Election: voter guide and predictions

Early look at November voting choices

April is far too early to handicap the 2020 presidential election in November, but I’ve been following developments regularly. I watch Fox News, especially Tucker Carlson, and follow CNN and Fox News on Instagram. Here’s a snapshot of what the race looked like to me as of mid-April 


Joe Biden

The former vice president threw his hat in the race later than most people thought he would.  This is not Biden’s first run at the presidency. He ran for the Democratic nomination in 1988 as well as 2008. He was one of Delaware’s senators from 1973 until 2008. 

As of mid-April, Biden has received the endorsements from most of the other Democratic candidates who dropped out: Bernie Sanders, Pete Buttigieg, Kamala Harris, Robert “Beto” O’Rourke, Amy Kloubachar, Mike Bloomberg and Elizabeth Warren. 

The Biden campaign got off to a slow start. However, the “Super Tuesday” primaries on March 3  turned it all around. Biden surged past the leading Sanders campaign to become the favorite to win the Democratic nomination. Biden took 10 out of the 14 states and racked up 513 delegates to Sanders’ 435. Biden finally went on to clinch the nomination after Sanders suspended his campaign on April 13 and endorsed him. Biden also finally received the endorsement of his former boss, President Barack Obama on April 14. He stated, “The kind of leadership that’s guided by knowledge and experience, honesty and humility, empathy and grace — that kind of leadership doesn’t just belong in our state capitols and mayors offices. It belongs in the White House.”

Donald Trump

The incumbent, Donald Trump, has rallied nearly all of the Republican party around him in the past three years. This former real estate mogul has redefined the political landscape. He has no challengers for the Republican ticket.

President Trump continues to be very popular among his supporters. As of April, he had won every state’s Republican primary with over 95 percent of the vote in each state. His primary voting totals continue to outdo those of his Democratic candidates combined in most states.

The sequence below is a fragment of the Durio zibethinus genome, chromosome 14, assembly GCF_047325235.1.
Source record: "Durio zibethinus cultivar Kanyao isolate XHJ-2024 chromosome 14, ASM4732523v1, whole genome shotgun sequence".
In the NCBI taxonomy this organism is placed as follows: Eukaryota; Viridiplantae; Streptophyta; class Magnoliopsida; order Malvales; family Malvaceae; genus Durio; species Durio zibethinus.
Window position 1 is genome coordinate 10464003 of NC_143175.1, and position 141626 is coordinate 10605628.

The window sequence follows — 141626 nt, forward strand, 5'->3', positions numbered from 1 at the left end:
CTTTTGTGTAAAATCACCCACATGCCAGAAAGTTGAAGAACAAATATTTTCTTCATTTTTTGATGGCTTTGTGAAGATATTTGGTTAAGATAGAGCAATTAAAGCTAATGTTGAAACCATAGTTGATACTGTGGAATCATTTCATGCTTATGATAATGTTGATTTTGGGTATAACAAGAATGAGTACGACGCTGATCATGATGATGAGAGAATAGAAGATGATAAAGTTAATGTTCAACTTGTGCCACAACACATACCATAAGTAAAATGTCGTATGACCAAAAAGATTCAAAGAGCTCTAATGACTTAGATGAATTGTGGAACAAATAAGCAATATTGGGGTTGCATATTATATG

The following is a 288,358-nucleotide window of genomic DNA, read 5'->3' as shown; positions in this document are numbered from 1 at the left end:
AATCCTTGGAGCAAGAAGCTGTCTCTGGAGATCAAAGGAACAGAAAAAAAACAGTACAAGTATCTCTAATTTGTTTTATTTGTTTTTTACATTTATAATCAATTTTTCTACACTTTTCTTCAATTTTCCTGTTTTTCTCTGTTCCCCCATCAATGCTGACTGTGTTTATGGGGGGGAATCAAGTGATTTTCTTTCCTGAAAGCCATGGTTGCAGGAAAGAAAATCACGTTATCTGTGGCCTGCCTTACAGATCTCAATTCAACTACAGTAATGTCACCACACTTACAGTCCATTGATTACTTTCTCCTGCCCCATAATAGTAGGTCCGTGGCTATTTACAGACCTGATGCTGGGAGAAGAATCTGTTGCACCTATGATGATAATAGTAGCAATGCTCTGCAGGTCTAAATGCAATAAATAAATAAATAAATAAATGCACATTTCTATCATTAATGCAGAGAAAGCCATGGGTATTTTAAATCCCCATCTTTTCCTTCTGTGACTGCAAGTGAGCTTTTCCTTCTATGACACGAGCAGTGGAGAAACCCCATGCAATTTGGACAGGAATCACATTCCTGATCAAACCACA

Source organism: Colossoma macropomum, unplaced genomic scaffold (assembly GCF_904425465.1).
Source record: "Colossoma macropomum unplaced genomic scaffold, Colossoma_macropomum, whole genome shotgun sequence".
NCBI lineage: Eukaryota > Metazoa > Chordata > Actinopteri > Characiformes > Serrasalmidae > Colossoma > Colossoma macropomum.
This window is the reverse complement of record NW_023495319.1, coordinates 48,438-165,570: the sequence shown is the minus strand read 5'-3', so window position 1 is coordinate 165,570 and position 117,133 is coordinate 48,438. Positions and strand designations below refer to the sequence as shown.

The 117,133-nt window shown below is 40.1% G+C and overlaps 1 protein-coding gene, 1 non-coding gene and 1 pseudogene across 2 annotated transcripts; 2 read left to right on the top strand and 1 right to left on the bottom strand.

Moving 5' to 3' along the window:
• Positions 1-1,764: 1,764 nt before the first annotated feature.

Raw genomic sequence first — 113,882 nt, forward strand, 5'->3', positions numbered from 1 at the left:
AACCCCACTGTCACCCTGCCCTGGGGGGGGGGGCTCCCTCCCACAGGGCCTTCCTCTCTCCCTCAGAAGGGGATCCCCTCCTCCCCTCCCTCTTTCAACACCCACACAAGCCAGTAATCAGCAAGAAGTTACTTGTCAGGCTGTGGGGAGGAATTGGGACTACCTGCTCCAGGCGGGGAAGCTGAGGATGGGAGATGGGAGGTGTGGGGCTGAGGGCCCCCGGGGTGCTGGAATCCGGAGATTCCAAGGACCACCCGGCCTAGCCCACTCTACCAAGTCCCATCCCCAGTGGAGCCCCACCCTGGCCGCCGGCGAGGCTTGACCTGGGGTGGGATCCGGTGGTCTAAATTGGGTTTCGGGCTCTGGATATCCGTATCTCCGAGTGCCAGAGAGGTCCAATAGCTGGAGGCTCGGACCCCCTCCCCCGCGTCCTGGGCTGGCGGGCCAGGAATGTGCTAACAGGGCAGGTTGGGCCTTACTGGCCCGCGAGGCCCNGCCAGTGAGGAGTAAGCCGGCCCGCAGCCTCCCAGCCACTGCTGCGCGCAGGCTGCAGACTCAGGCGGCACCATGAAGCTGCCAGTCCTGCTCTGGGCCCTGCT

Trump continues to gain support despite the current conditions of the economy from Coronavirus. Unemployment levels have shot up to even greater numbers than seen in the financial crisis of 2008. However,  Trump doesn’t believe this will be something that will ultimately be his achilles heel.”



Biden is seen as the moderate Democrat, not being so far left. He didn’t pronounce himself a socialist as Sanders and many of his party’s youth did. However, his platform is much like Sanders, just not to the same extent. It is very reminiscent of his former boss’s platform in 2008, President Obama, and here are some of his biggest objectives: 

  • Raise the federal minimum wage
  • Two years of college free
  • Fix student debt relief programs
  • Expand gun laws
  • Loosen immigration policy
  • Some restrictions on abortion
  • Let states decide marijuana legalization
  • Boost defense budget
  • Increase capital gains tax
  • Relax Chinese trade restrictions


Love him or hate him, you have to admit that President Trump has stayed true to many of the positions he laid out four years ago. His platform, for the most part, is identical to his in 2016. Here are his 2020 biggest campaign points:

  • Reduce illegal immigration, reform the immigration system
  • Cut taxes across the board, end trade deficits
  • Reform Medicaid, end Obamacare
  • “America First” international policy
  • Limit abortion access
  • State decision on marijuana legality
  • Continue wall along the southern border



– Mental sharpness/Gaffes

– Progressiveness and Winning Over Bernie Supporters


– Divisiveness

– Minority votes